Court Interpreter Communications Archive

Court Interpreter Communication Archive Detail
Minnesota Court Interpreter Program Updates

Posted: Monday, December 6, 2021

This message is being sent to all court interpreters on the state roster, those who work regularly for the district courts and interpreter agencies, or those who are active on the existing Minnesota Judicial Branch interpreter database.

Please take a few minutes to review the following information -

  • Based on the continued concerns about Covid-19 and its variants, face coverings continue to be required in court facilities.

Zoom Hearings

Reminder:  When interpreting remotely, it is best if you can use a laptop, tablet or desktop computer and be a in a quiet, private location. Please avoid joining a Zoom hearing from your car. And please enable your video when working on a Zoom hearing.

Remember to edit your name on the Zoom screen so you are easily identified as the interpreter. (see sample instructions below)


Team Interpreting

When you are assigned to a hearing, in person or remote, and are teaming with another interpreter, please stay on the zoom call or in the courtroom the entire time.  I have heard recently that some interpreters are “stepping away” to take care of other business while their teammate interprets.  At the bottom of this update I have attached a reminder about team interpreting and how important it is to work together the entire time.  If you have any questions about team interpreting, please contact me directly.

Automatic Deposit

If you have signed up for automatic payment deposit and were a customer of TCF back, you know it has changed to Huntington Bank.  Because of the change, your bank routing number and possibly your account number has changed.  You may need to contact the Minnesota Management and Budget (MMB) office as soon as possible to make the needed changes with MMB so your automatic deposits are going to the correct account.  Contact information can be found at the MMB Swift Vendor Resources webpage. If you do not use automatic deposit, there is nothing you need to do at this time.

Payment Policy Changes

As mentioned in an email you received a couple weeks ago, the Interpreter Payment Policy is being reviewed and changes should be announced in early 2022.  Thank you for your patience.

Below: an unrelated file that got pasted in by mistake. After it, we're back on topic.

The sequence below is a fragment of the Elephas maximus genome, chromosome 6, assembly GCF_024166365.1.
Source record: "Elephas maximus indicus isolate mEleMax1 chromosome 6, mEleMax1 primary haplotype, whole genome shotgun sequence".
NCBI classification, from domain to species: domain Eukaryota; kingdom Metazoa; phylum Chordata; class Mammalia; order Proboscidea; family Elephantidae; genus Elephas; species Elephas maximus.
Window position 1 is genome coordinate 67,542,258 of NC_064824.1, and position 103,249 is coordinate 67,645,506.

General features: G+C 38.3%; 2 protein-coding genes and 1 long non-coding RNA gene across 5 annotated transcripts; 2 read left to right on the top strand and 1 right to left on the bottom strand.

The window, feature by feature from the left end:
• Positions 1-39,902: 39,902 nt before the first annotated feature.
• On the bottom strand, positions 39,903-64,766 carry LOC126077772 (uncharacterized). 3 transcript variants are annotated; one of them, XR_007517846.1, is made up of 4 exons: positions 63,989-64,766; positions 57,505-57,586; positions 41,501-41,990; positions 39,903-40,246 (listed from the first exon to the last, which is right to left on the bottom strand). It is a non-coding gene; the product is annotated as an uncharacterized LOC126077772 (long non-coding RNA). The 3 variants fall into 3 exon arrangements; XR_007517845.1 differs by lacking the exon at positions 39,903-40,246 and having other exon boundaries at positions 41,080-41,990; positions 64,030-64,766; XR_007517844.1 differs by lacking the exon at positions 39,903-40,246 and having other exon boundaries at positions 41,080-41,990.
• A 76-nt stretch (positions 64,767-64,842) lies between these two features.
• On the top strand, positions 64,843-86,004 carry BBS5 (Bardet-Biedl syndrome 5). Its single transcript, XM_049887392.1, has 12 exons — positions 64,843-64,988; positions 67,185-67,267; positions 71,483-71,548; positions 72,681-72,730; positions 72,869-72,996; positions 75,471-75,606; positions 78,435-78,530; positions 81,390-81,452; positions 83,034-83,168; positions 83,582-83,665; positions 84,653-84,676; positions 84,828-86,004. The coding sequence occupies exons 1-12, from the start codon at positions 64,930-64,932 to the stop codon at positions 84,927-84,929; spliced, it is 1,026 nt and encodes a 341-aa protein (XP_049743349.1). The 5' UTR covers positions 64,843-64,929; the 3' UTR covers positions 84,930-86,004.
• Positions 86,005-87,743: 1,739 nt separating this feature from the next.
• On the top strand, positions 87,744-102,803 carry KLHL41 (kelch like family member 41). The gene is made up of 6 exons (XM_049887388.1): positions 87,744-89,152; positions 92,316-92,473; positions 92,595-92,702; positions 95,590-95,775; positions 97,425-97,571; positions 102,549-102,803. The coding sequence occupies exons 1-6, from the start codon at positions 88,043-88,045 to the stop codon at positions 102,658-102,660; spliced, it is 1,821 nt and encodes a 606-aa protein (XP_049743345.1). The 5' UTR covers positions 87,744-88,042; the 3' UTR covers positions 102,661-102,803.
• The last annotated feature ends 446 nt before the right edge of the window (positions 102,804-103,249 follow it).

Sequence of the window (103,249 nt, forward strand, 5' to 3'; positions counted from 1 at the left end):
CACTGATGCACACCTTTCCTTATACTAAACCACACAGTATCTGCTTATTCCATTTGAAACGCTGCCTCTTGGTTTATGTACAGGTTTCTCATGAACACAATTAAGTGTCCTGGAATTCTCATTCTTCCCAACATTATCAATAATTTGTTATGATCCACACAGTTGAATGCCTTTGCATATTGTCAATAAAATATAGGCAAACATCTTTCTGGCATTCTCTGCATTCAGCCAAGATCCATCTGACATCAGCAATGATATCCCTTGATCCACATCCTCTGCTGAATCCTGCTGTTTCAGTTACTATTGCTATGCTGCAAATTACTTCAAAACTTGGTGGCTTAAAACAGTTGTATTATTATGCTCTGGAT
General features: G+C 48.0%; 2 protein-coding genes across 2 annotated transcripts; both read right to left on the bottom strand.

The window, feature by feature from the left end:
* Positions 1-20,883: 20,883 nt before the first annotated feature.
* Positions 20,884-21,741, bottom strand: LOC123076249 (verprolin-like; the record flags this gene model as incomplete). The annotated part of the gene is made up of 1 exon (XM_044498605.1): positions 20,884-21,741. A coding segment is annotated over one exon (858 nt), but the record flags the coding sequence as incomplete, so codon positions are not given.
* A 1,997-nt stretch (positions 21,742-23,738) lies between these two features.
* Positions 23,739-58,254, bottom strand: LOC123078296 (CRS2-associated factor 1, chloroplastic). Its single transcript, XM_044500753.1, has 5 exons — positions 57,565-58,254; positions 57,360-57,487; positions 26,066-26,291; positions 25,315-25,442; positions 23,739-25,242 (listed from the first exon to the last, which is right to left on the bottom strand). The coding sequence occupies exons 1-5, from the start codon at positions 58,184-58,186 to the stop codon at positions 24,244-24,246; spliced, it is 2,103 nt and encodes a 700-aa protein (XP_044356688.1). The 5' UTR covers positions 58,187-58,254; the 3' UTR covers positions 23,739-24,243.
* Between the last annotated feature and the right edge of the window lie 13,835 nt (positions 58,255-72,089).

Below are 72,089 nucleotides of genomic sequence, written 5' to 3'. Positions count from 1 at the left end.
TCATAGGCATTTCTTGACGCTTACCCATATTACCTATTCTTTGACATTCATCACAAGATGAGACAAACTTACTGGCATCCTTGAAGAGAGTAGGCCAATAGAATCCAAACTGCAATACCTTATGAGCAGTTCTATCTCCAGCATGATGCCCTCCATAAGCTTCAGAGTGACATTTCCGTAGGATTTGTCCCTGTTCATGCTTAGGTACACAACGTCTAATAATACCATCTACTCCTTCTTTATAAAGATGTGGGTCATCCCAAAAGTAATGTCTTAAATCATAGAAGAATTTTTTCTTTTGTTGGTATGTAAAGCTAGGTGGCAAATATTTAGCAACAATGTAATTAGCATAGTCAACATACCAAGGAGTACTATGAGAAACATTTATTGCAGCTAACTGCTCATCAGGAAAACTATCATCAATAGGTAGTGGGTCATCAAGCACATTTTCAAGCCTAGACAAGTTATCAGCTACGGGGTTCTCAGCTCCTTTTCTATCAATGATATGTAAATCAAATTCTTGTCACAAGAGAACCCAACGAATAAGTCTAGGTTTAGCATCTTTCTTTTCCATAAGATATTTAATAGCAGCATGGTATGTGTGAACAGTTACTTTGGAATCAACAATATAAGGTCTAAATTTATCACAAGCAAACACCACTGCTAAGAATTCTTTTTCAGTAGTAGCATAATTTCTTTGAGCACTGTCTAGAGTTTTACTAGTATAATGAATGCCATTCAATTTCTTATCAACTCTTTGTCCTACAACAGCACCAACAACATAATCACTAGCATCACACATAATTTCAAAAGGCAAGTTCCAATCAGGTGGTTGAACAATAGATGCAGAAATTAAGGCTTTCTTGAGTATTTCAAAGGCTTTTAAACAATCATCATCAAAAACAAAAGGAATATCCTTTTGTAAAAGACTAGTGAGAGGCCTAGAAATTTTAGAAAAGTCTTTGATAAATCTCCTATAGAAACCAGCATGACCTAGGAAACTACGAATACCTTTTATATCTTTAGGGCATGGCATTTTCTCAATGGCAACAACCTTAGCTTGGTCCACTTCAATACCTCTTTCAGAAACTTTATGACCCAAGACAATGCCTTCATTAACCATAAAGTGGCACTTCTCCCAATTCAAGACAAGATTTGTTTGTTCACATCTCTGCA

Signing in & out of Hearings 

If you have any trouble with this task in IRMA, please review this Quick Reference Guide and let us know if you still need help.  

Travel Time

If you complete an on-site work assignment that is 35 miles or more each way from your home, you can be paid for travel time.  (See the current payment policy for details) With winter here, please remember that IRMA pre calculates how long it should take you to travel. If you experience extreme weather-related traffic problems, you must let the Scheduler know within 24 hours of the start of the assignment that travel took you longer than expected and why.  Use the envelope icon at the top right of the IRMA work request page to send an email to the scheduler.   

Thank you very much for your continued work for the District Courts and let us know if you have questions or concerns by contacting us.

Take care,


Team Interpreting Basics

Teammates collaborate, support and monitor each other to achieve a faithful and accurate interpretation.

  • Principles:
  • 2 interpreters, 1 interpretation
  • Your partner’s work is your work
  • Before Court, Discuss:
  • What you know and can anticipate about the case
  • How and when to switch roles
  • How to signal each other to seek or provide help; ex. whisper, write on pad, etc.
  • How to notify each other of errors
  • How to inform the court of corrections
  • How to ensure linguistic continuity within the team
  • During Court:
  • Team members work in close physical proximity and alternate between active and support roles
  • The support interpreter monitors, assists, and brings substantive errors to the active interpreter’s attention
  • Team members use neutral language, e.g., “The source language was X, the interpretation was Y.”  (NOT, “You are wrong.”)
  • The support interpreter must be ready at a moments notice to perform a secondary function; e.g. continuing the interpretation when the active interpreter addresses the court 
  • Team members address allegations of errors as a team
  • After Court, Debrief:
  • What surprised you?
  • What was successful?
  • What was not successful?
  • What might the team do differently next time?

From NAJIT position paper, Team Interpreting in the Courtroom.